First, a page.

As the recession continues, more people are trying to sell personal belongings to make money.
Unfortunately, what the items sell for is often much less than what they hoped it would be.
Bridget Donnelly, who is in charge of marketing at David Donnelly Antiques in Duncansville, said people are selling their antiques because the economy is forcing them to downsize.
(Mirror photo by J.D. Cavrich)
David Donnelly, owner of David Donnelly Antiques in Duncansville, stands beside an Empress music box made during the late 1800s.
''The sad reality is that [the sellers] have emotional attachment to the antiques that they are selling. They have a perception that the items will be worth a lot, but the value is not as high as their emotions want them to believe,'' she said.
Pam Danziger, who studies consumer behavior as president of Unity Marketing, said people who start collections often make a mistake by considering them an investment. Then they end up disappointed when they try to sell the collections to people who don't share the same emotional ties to the items.
''Even if things are 100 years old, it doesn't necessarily mean they're rare or valuable to anyone else,'' she said.
David Donnelly, owner of David Donnelly Antiques, agreed.
''It's human nature to want the moon. People always want things [to sell] for more than they are worth,'' he said.
Jesse Helsel, a vendor at Antique Depot in Duncansville, said people are bringing in everything and anything to sell. Some jewelry he sells is worth more than $4,000, but he is having trouble getting $225 for it.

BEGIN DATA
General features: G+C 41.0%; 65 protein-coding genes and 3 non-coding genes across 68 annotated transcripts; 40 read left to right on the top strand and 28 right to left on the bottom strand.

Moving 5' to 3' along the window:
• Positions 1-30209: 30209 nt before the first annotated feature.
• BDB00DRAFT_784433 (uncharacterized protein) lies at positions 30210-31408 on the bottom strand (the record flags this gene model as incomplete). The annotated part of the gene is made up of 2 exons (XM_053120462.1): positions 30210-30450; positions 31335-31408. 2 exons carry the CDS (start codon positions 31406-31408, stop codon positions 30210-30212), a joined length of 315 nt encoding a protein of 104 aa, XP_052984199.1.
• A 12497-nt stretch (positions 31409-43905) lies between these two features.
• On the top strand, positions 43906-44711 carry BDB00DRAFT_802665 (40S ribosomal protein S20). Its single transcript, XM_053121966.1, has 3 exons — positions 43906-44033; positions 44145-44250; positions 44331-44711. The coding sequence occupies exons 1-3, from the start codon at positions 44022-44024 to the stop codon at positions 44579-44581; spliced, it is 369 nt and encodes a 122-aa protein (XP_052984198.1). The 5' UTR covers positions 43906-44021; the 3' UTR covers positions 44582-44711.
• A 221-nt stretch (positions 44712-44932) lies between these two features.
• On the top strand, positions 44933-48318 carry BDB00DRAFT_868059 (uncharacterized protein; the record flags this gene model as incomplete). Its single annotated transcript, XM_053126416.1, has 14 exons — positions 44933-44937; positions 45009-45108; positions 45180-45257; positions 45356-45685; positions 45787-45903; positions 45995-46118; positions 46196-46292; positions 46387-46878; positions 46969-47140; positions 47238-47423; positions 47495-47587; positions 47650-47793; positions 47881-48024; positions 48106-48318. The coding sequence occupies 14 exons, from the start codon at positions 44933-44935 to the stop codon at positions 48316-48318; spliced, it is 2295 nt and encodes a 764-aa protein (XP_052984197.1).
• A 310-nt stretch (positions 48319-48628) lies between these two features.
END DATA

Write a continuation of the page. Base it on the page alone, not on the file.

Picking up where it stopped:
''Everything is flat,'' he said.
Gene Kowaleski, also a vendor at Antique Depot, said the items that are selling during the hard times are rare and unusual.
''Average items just aren't selling,'' he said.
Kowaleski said most young people don't want antiques because they believe the items are too fussy to take care of.
While experts generally agree that demand remains high and prices good for rare, top-of-the-line items, the market for mid-range and lower-quality collectibles is down sharply.
''The majority of items have a value under $10,000, and that's the material that's been hit the hardest,'' said Mike Gutierrez, a sports memorabilia expert for Heritage Auctions in Dallas.
A downfall in sales has led to Kowaleski closing two of his businesses in Tyrone where he sold cut glass.
''We were basically giving stuff away,'' he said.
Donnelly said the best thing for people who have to sell items is not to part with antiques that have emotional value.
''If you can't get too much for it, you might just want to hold on to it,'' he said.
The Associated Press contributed to this story. Katie Duffy is a senior at Altoona Area High School. She works at the Mirror through the School-to-Career program.